JUNEAU, Alaska (KTUU) Two viewers this week had timely questions — if you pardon the pun. The viewers were wondering about daylight saving time, which went into effect last Sunday — March 11 — in Alaska and the rest of the United States.
“Why does the state of Alaska do daylight saving time?” Harold Thornton of Soldotna wanted to know. In his email to Channel 2 News, he said that no one he knew could come up with a good reason.
Another viewer misremembered an initiative on daylight saving time. The viewer thought Alaskans voted to kill daylight saving time, but the measure, actually proposed twice, never made it to the ballot after petitions circulated in 2006 and 2007.
Other Alaskans have been fighting daylight saving time but making little progress. One is Anna MacKinnon, an Alaska State senator, who has proposed killing off daylight saving time twice — once in 2009 when she was in the House and named Anna Fairclough, and again in 2015 as Sen. MacKinnon. The House bill passed the House but not the Senate, and the Senate bill passed the Senate but not the House.
Now the co-chair of the Senate Finance Committee, MacKinnon says she is done with the matter for the moment.
“Right now, the state is focused on budget issues — we are trying to set aside personal aspirations, as far as legislation goes, and really focus on the huge issues that are facing our state, and that is the fiscal crisis, the people of Alaska, and what we need to do to stabilize Alaska’s economy.”
But she hasn’t forgotten what she did before, and she spoke forcefully about dumping daylight saving time when she was interviewed last week just after the clocks changed.
Her past support wasn’t a joke or a distraction, she said, even though it was often associated with the bill of another Senator to make Feb. 2 Marmot Day in Alaska instead of Groundhog Day.
Daylight saving time, she said, “is really artificially imposed and not something we should be doing to ourselves and, quite frankly, I believe that it is causing harm to people,” she said. “Men’s heart attacks go up.”
Switching time can also cause jet lag in people who never left home, and lead to accidents on the job, she said.
Time has always been a little crazy in Alaska, what with our winter darkness and summer light. The breadth of Alaska has also played role. In 1983, Alaska had four time zones, the same number as the entire rest of the country.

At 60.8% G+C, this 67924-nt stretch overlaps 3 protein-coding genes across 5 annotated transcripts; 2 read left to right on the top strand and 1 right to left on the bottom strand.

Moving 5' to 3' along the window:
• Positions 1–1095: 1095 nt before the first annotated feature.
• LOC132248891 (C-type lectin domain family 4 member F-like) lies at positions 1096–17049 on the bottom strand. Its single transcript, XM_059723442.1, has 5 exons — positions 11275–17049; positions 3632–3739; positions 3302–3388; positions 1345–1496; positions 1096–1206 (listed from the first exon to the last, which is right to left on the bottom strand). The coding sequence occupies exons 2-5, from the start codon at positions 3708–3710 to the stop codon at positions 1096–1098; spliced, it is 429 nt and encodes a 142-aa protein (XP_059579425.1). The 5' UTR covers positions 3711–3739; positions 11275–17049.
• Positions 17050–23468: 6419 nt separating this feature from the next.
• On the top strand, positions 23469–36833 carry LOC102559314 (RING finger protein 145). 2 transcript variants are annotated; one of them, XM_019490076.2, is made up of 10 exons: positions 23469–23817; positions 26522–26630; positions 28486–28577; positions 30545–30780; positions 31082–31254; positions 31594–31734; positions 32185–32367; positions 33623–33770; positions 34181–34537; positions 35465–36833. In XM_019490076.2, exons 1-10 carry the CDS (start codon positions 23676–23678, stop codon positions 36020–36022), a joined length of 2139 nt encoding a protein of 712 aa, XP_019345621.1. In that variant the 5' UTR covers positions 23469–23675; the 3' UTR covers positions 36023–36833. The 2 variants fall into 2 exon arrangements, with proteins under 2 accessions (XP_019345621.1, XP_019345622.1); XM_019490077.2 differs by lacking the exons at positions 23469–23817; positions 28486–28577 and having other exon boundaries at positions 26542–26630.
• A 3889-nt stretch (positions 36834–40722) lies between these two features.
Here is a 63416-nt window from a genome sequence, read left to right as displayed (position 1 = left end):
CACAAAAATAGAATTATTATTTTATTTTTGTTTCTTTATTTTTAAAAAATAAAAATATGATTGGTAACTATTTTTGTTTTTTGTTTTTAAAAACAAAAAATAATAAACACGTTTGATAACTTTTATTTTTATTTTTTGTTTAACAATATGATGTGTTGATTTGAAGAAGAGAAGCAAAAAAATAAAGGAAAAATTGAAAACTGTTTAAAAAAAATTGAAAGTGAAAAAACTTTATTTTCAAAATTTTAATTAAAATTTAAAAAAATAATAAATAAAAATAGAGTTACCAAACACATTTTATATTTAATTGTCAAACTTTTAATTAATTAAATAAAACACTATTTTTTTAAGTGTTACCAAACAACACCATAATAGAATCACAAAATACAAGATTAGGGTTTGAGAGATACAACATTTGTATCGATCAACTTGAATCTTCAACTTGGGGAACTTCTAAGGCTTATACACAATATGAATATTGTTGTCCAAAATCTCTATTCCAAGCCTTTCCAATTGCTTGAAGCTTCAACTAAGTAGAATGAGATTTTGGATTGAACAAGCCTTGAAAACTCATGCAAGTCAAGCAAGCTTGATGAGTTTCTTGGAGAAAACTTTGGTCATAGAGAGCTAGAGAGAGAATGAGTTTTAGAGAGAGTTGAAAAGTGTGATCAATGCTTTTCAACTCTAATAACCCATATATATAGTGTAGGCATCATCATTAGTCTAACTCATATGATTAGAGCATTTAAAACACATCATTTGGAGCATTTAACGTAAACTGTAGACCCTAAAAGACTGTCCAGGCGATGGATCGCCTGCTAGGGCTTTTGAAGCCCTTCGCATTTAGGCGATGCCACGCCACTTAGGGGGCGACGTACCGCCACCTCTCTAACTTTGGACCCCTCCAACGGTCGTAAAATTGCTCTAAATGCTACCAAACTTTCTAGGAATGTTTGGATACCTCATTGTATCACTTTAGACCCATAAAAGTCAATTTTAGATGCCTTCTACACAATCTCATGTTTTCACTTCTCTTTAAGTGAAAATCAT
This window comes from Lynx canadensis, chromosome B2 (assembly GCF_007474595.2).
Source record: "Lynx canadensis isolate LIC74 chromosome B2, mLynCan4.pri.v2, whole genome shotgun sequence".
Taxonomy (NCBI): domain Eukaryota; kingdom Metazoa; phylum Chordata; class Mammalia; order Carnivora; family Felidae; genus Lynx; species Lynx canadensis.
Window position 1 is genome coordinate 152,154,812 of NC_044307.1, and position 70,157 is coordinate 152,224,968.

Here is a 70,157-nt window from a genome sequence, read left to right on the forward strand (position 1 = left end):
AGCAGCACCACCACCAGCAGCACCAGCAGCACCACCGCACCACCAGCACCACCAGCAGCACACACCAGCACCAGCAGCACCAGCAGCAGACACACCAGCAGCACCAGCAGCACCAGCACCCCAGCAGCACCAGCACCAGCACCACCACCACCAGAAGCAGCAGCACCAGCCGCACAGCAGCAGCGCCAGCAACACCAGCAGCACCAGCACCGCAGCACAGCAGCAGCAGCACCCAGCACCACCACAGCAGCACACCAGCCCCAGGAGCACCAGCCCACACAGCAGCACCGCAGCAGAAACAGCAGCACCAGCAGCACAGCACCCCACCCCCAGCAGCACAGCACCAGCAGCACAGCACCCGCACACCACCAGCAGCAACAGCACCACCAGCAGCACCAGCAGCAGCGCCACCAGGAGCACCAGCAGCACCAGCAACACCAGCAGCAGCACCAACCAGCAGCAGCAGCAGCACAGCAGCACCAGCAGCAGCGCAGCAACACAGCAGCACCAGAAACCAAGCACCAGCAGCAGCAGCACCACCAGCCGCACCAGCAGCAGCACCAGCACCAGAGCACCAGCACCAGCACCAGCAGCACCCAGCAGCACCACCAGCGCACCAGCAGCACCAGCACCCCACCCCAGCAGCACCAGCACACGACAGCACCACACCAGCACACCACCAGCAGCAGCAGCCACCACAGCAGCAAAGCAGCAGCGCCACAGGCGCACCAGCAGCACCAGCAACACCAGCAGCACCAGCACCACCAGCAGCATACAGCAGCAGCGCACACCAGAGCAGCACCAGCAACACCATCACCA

Alaska’s time zones became two in November 1983, ending the era when Anchorage and Juneau were in different time zones.
The New York Times said then: “Except for annual national daylight time changes, no such broad shift has occurred since Nov. 18, 1883, when the railroads adopted time zones to facility their scheduling and make their operations safer.”
Federal law imposes time zones and daylight saving time, but states are allowed to opt out. Hawaii and parts of Arizona don’t observe it. Florida’s “Sunshine Protection Act” imposes daylight saving time on the state year-round, but only if Congress changes federal law to allow that. Sen. Marco Rubio has said he would try.
While some people call standard time “God’s time,” Sen. MacKinnon uses the term “sun time,” in which noon is really high noon — when the sun is directly overhead. Daylight saving time has a greater negative effect in western Alaska than the rest of the state because of its presence at the edge of the Alaska time zone and the disregard for sun time. Noon on a western Alaska clock occurs in afternoon and daylight saving time only makes the problem an hour worse.
“Western Alaska is disproportionately disadvantaged in Alaska by not staying with sun time vs this man-made daylight saving time,” she said.
But Southeast Alaska is another matter. It was on the same time as Seattle back in the 1980s, and agreed to the switch that set the region to an hour earlier. But killing off daylight saving time in Alaska would push them two hours off Seattle.
And MacKinnon says that national retailers have studied the time switch and found that people spend more money in the evenings when there’s daylight, giving an economic incentive to business to preserve the status quo of a time switch.
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